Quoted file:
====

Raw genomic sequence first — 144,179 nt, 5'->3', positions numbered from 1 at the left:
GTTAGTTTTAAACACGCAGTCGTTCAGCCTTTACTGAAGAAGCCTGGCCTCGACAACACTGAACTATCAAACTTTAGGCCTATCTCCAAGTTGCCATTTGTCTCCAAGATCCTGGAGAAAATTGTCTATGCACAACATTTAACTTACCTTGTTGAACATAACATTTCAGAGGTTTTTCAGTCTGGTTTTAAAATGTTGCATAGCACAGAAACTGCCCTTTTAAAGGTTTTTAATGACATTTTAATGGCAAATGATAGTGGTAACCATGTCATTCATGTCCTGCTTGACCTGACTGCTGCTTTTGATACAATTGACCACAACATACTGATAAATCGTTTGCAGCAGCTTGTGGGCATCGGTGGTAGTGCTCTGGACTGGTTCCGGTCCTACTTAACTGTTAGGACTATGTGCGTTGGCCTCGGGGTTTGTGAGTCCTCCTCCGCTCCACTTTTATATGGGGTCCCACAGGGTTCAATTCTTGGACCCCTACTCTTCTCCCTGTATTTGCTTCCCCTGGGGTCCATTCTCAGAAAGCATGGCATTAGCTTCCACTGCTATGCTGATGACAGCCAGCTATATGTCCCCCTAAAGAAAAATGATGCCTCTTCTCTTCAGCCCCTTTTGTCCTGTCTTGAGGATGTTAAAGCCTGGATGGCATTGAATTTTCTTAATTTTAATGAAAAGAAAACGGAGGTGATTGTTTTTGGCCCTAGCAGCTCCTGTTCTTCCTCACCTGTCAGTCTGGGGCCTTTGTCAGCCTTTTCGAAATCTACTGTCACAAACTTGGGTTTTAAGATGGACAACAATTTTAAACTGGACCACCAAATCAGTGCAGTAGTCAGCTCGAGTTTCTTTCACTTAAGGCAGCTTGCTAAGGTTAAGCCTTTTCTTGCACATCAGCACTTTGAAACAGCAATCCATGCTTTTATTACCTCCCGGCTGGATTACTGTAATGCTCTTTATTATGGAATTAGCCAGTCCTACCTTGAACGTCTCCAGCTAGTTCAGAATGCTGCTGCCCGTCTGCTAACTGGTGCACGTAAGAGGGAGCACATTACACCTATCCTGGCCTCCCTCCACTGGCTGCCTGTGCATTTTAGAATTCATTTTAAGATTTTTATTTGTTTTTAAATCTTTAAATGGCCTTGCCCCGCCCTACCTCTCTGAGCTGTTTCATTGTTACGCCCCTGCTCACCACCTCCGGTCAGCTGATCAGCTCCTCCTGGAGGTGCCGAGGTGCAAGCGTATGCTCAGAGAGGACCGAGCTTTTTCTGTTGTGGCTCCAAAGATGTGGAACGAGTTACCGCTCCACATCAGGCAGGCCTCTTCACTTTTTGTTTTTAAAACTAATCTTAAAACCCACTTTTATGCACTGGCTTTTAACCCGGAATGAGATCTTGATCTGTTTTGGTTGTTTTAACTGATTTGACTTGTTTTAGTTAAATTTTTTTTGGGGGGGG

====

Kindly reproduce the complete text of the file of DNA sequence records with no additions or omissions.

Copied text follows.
Raw genomic sequence first — 144,179 nt, 5'->3', positions numbered from 1 at the left:
GTTAGTTTTAAACACGCAGTCGTTCAGCCTTTACTGAAGAAGCCTGGCCTCGACAACACTGAACTATCAAACTTTAGGCCTATCTCCAAGTTGCCATTTGTCTCCAAGATCCTGGAGAAAATTGTCTATGCACAACATTTAACTTACCTTGTTGAACATAACATTTCAGAGGTTTTTCAGTCTGGTTTTAAAATGTTGCATAGCACAGAAACTGCCCTTTTAAAGGTTTTTAATGACATTTTAATGGCAAATGATAGTGGTAACCATGTCATTCATGTCCTGCTTGACCTGACTGCTGCTTTTGATACAATTGACCACAACATACTGATAAATCGTTTGCAGCAGCTTGTGGGCATCGGTGGTAGTGCTCTGGACTGGTTCCGGTCCTACTTAACTGTTAGGACTATGTGCGTTGGCCTCGGGGTTTGTGAGTCCTCCTCCGCTCCACTTTTATATGGGGTCCCACAGGGTTCAATTCTTGGACCCCTACTCTTCTCCCTGTATTTGCTTCCCCTGGGGTCCATTCTCAGAAAGCATGGCATTAGCTTCCACTGCTATGCTGATGACAGCCAGCTATATGTCCCCCTAAAGAAAAATGATGCCTCTTCTCTTCAGCCCCTTTTGTCCTGTCTTGAGGATGTTAAAGCCTGGATGGCATTGAATTTTCTTAATTTTAATGAAAAGAAAACGGAGGTGATTGTTTTTGGCCCTAGCAGCTCCTGTTCTTCCTCACCTGTCAGTCTGGGGCCTTTGTCAGCCTTTTCGAAATCTACTGTCACAAACTTGGGTTTTAAGATGGACAACAATTTTAAACTGGACCACCAAATCAGTGCAGTAGTCAGCTCGAGTTTCTTTCACTTAAGGCAGCTTGCTAAGGTTAAGCCTTTTCTTGCACATCAGCACTTTGAAACAGCAATCCATGCTTTTATTACCTCCCGGCTGGATTACTGTAATGCTCTTTATTATGGAATTAGCCAGTCCTACCTTGAACGTCTCCAGCTAGTTCAGAATGCTGCTGCCCGTCTGCTAACTGGTGCACGTAAGAGGGAGCACATTACACCTATCCTGGCCTCCCTCCACTGGCTGCCTGTGCATTTTAGAATTCATTTTAAGATTTTTATTTGTTTTTAAATCTTTAAATGGCCTTGCCCCGCCCTACCTCTCTGAGCTGTTTCATTGTTACGCCCCTGCTCACCACCTCCGGTCAGCTGATCAGCTCCTCCTGGAGGTGCCGAGGTGCAAGCGTATGCTCAGAGAGGACCGAGCTTTTTCTGTTGTGGCTCCAAAGATGTGGAACGAGTTACCGCTCCACATCAGGCAGGCCTCTTCACTTTTTGTTTTTAAAACTAATCTTAAAACCCACTTTTATGCACTGGCTTTTAACCCGGAATGAGATCTTGATCTGTTTTGGTTGTTTTAACTGATTTGACTTGTTTTAGTTAAATTTTTTTTGGGGGGGG